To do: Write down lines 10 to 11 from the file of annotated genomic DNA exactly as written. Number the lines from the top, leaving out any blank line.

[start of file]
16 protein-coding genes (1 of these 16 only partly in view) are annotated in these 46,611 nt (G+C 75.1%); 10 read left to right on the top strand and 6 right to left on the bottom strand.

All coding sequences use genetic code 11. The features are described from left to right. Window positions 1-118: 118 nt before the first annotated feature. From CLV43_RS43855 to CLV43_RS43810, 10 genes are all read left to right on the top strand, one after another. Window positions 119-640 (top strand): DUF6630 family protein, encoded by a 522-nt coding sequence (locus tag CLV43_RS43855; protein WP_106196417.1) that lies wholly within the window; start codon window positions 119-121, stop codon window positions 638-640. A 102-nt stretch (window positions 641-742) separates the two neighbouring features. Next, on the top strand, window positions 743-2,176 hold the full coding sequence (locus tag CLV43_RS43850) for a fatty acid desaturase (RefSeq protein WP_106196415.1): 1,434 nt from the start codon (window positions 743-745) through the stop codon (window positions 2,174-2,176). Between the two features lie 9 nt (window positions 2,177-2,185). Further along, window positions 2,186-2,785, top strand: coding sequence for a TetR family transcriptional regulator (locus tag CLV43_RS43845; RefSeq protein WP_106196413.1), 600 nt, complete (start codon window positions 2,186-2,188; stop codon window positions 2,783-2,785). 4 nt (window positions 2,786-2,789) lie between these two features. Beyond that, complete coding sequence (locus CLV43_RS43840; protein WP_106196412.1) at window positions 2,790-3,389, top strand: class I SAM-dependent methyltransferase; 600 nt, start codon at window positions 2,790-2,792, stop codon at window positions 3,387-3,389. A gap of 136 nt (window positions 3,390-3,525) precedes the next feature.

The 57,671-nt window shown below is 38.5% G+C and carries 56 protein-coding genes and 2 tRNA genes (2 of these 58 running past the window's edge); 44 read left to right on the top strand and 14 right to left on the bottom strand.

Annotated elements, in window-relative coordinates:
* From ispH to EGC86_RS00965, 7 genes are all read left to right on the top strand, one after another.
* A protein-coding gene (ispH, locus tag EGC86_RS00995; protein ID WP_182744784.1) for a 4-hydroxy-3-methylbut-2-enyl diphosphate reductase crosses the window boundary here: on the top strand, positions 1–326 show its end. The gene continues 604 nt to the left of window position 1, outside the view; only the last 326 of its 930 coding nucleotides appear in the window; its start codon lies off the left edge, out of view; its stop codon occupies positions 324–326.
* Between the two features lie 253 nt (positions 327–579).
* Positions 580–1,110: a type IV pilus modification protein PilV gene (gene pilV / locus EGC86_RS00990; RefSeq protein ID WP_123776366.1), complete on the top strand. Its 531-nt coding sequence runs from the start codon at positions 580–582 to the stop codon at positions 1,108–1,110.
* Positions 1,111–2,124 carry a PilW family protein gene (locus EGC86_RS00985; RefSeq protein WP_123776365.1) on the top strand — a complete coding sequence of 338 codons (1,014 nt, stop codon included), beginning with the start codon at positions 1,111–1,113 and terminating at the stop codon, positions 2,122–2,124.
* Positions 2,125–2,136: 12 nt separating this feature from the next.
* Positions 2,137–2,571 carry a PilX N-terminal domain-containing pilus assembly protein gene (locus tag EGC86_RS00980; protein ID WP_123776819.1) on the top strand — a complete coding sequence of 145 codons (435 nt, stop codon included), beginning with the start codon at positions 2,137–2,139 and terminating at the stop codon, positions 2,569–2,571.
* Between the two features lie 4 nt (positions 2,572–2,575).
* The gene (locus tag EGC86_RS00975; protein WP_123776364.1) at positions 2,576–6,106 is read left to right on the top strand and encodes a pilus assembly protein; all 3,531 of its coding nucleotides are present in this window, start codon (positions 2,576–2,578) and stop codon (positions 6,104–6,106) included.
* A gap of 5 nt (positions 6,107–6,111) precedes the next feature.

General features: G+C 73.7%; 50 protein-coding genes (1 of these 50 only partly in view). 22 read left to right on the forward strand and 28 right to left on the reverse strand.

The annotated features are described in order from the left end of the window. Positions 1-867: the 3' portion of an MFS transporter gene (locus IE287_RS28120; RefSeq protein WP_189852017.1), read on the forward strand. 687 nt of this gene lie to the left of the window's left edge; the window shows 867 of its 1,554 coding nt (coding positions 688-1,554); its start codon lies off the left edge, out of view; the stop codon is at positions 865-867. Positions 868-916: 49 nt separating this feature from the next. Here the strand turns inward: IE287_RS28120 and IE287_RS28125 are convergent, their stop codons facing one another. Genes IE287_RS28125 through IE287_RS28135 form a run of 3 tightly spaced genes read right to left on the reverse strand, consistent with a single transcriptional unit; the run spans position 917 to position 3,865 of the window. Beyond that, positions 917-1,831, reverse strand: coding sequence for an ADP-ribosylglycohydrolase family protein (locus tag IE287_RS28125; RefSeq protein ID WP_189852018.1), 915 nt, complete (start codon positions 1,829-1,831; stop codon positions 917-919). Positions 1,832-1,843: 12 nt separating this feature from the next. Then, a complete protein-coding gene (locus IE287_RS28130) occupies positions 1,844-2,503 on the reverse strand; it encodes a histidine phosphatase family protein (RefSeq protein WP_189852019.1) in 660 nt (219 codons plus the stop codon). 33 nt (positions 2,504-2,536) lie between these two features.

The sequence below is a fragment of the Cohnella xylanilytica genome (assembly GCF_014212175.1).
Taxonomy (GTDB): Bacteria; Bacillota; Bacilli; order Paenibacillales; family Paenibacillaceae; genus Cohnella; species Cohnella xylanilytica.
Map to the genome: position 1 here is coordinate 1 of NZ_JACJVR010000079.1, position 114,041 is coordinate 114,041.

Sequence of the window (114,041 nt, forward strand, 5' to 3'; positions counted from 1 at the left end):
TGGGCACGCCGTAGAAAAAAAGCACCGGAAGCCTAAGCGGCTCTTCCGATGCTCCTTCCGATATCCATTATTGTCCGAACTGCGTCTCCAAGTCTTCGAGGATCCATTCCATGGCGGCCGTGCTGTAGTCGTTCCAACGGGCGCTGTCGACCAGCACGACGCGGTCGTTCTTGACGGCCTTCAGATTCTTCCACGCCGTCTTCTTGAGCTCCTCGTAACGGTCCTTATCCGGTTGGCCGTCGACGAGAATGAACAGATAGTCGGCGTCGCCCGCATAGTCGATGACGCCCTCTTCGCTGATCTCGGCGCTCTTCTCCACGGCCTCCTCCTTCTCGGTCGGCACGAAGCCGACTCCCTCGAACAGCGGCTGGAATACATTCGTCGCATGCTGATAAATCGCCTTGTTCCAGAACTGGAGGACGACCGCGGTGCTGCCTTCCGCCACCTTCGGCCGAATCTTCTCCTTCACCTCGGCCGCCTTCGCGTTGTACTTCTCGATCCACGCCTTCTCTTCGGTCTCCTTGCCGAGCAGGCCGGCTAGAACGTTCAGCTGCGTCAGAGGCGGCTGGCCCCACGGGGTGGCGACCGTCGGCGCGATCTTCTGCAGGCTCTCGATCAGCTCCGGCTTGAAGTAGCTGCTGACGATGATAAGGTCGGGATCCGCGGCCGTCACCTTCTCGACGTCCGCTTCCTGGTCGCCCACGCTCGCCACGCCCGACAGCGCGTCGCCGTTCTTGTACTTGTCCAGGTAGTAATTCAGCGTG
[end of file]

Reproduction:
* Positions 2,125–2,136: 12 nt separating this feature from the next.
* Positions 2,137–2,571 carry a PilX N-terminal domain-containing pilus assembly protein gene (locus tag EGC86_RS00980; protein ID WP_123776819.1) on the top strand — a complete coding sequence of 145 codons (435 nt, stop codon included), beginning with the start codon at positions 2,137–2,139 and terminating at the stop codon, positions 2,569–2,571.